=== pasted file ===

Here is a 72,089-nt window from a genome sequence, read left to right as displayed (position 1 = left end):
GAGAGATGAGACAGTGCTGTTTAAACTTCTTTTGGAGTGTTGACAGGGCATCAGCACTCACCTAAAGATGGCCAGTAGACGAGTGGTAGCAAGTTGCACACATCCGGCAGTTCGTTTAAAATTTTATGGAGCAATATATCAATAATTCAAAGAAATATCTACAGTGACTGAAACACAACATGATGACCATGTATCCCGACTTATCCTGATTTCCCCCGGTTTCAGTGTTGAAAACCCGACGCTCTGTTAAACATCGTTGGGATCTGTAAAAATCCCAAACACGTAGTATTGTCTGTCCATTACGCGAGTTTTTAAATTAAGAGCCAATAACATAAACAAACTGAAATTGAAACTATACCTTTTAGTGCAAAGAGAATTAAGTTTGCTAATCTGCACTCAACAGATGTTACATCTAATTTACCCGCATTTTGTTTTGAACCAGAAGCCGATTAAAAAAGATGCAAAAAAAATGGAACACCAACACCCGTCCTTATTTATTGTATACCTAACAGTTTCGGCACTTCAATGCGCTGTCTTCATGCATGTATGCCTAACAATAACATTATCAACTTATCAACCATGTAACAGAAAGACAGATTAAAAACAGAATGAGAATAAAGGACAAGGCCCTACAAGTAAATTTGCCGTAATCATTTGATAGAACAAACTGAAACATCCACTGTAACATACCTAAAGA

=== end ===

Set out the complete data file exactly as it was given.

Here is a 72,089-nt window from a genome sequence, read left to right as displayed (position 1 = left end):
GAGAGATGAGACAGTGCTGTTTAAACTTCTTTTGGAGTGTTGACAGGGCATCAGCACTCACCTAAAGATGGCCAGTAGACGAGTGGTAGCAAGTTGCACACATCCGGCAGTTCGTTTAAAATTTTATGGAGCAATATATCAATAATTCAAAGAAATATCTACAGTGACTGAAACACAACATGATGACCATGTATCCCGACTTATCCTGATTTCCCCCGGTTTCAGTGTTGAAAACCCGACGCTCTGTTAAACATCGTTGGGATCTGTAAAAATCCCAAACACGTAGTATTGTCTGTCCATTACGCGAGTTTTTAAATTAAGAGCCAATAACATAAACAAACTGAAATTGAAACTATACCTTTTAGTGCAAAGAGAATTAAGTTTGCTAATCTGCACTCAACAGATGTTACATCTAATTTACCCGCATTTTGTTTTGAACCAGAAGCCGATTAAAAAAGATGCAAAAAAAATGGAACACCAACACCCGTCCTTATTTATTGTATACCTAACAGTTTCGGCACTTCAATGCGCTGTCTTCATGCATGTATGCCTAACAATAACATTATCAACTTATCAACCATGTAACAGAAAGACAGATTAAAAACAGAATGAGAATAAAGGACAAGGCCCTACAAGTAAATTTGCCGTAATCATTTGATAGAACAAACTGAAACATCCACTGTAACATACCTAAAGA